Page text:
Lil Nas X documentary 'Long Live Montero' goes beyond his 'provocative' art at TIFF

TORONTO — A new documentary that follows Lil Nas X on his first tour aims to show a deeper side of the genre-transcending artist.

"Lil Nas X: Long Live Montero," which premiered at the Toronto International Film Festival, follows the singer after the success of his 2019 single "Old Town Road," the longest-running No. 1 single on the Billboard charts.

Lil Nas X, born Montero Lamar Hill, speaks candidly in the doc about coming out as gay and navigating his newfound success in hip-hop and country — two genres that have not historically been welcoming of LGBTQ+ musicians.

Hill says the film shows a "real side" of him that is more nuanced than the lighthearted and comedic nature he's known for on social media.

"This is like the end of an era of my life going right into the next one," Hill said at the red carpet premiere of the documentary on Saturday.

"It's a bittersweet moment because sometimes you get lost and you have to find yourself again, and this film I feel like is showing me in that state of confusion before (the) me now, who he feels like he has it figured out again."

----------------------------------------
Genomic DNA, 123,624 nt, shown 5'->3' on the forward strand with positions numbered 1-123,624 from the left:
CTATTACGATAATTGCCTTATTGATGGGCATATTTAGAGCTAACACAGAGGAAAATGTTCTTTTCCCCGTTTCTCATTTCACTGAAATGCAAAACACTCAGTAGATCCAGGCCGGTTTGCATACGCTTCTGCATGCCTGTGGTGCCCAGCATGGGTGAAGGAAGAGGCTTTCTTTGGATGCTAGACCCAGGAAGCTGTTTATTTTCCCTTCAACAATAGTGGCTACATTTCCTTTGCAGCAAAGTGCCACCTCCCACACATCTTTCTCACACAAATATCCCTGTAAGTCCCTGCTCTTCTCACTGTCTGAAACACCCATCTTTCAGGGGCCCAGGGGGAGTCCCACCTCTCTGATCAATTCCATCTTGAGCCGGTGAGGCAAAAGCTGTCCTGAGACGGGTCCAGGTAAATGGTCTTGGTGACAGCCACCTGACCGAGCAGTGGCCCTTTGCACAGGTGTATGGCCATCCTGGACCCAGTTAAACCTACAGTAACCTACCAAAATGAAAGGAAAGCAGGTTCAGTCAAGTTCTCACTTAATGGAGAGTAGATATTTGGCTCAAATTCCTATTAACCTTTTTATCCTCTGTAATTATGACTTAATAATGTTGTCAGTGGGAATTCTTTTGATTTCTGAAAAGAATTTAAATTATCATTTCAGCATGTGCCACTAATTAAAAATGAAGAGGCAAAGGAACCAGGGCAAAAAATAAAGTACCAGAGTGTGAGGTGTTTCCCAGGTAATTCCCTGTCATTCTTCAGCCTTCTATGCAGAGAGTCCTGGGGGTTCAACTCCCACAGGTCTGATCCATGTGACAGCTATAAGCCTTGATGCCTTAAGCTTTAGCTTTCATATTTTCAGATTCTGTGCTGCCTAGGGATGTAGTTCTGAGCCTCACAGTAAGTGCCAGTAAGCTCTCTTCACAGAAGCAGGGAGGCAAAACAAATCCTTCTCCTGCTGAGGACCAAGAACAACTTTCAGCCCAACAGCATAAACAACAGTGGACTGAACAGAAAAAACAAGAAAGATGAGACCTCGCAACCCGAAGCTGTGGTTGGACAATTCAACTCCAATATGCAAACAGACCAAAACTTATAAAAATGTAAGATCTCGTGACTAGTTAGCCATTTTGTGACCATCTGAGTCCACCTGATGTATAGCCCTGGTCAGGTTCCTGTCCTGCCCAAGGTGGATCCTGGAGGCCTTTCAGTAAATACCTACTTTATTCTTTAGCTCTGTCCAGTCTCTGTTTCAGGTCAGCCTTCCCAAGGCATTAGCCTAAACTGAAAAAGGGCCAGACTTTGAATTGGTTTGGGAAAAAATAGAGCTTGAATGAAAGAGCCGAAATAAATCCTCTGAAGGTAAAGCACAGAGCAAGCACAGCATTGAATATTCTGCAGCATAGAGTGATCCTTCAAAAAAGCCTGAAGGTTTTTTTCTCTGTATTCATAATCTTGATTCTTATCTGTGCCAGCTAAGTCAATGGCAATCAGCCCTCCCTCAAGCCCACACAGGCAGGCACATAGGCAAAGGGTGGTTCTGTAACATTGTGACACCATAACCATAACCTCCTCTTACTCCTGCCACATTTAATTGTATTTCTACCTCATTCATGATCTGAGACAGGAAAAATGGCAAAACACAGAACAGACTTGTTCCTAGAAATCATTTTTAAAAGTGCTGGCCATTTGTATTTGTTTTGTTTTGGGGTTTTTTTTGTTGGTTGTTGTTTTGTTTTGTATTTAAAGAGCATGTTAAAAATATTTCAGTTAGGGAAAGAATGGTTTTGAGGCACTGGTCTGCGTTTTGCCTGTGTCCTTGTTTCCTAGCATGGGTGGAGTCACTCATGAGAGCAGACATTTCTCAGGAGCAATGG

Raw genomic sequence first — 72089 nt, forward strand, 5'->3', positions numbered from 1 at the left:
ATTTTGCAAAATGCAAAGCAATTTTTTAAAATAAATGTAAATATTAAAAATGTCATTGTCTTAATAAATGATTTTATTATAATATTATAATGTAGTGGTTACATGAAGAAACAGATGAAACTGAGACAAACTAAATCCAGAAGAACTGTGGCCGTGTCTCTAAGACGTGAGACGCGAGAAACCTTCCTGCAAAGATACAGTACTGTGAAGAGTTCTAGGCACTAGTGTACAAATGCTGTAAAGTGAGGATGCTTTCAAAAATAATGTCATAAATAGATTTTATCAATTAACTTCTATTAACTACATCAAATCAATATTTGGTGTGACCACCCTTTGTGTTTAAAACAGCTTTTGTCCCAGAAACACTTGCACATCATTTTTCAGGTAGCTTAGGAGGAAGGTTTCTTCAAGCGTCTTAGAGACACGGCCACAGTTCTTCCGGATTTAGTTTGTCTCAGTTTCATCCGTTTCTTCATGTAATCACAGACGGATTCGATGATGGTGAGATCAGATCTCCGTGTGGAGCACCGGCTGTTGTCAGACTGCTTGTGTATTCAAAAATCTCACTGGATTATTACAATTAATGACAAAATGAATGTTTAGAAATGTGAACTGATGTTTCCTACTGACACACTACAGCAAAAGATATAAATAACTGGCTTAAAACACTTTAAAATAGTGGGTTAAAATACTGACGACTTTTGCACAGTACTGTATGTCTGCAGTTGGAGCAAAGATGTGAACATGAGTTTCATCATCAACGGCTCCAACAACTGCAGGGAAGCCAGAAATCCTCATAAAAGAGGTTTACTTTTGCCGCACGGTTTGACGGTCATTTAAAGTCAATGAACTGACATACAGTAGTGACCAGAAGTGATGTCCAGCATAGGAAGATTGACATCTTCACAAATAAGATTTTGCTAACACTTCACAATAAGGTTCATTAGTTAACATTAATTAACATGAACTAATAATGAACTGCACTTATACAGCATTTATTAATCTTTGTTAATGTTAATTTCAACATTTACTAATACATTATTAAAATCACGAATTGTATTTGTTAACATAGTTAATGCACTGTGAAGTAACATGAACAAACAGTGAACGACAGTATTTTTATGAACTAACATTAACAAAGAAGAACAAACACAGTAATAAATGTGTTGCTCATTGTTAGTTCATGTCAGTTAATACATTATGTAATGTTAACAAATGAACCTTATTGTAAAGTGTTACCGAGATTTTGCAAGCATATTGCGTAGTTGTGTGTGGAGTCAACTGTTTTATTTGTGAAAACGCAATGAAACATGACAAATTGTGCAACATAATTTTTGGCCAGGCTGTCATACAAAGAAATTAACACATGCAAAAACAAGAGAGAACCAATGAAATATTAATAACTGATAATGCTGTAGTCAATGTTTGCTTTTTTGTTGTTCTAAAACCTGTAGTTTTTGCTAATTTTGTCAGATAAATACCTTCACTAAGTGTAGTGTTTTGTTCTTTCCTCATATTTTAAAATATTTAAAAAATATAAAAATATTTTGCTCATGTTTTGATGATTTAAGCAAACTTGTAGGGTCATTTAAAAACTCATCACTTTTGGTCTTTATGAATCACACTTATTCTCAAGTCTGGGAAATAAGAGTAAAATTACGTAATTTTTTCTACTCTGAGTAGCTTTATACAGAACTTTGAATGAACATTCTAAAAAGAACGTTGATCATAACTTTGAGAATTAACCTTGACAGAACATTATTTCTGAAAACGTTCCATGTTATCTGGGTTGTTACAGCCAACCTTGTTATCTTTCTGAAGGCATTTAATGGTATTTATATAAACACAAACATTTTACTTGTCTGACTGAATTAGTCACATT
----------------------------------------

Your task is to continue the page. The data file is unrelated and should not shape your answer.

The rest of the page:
"Long Live Montero" features backstage footage and live tour performances, as well as glimpses into his pre-fame life.

The filmmakers followed Hill as he forged friendships with tour dancers and reconnected with his family after his sudden rise to fame.

After "Old Town Road," Hill overcame assumptions he would be a one-hit wonder by delivering a number of other chart-toppers, including "Montero (Call Me By Your Name)" and "Industry Baby," both of which drew attention with music videos that included LGBTQ-positive and overtly gay imagery.

"He's an artist who's been very provocative in his art, in his imagery," said the film's co-director Zac Manuel.

"I think (on) this tour, the performance was actually very sensitive and it was very exposing of who he is, and very intimate," Manuel said.

"That was surprising to me and also wonderful to see that it wasn't just about spectacle — it was actually about learning a bit about his heart and sharing that with everybody who came every night."

Hill's father said the singer has always been a "creative soul" and it was clear from a young age success was in his future.

"He was always a smart kid — I thought he would be a doctor or a lawyer — he could have been anything he wanted to be," Robert Stafford said.

"I knew he was going to be great," he added.

"I just didn't know what he was going to be great at."

"Lil Nas X: Long Live Montero," screens again Thursday and Saturday at TIFF.

-With files from Kiernan Green

This report by The Canadian Press was first published Sept. 10, 2023.

The Canadian Press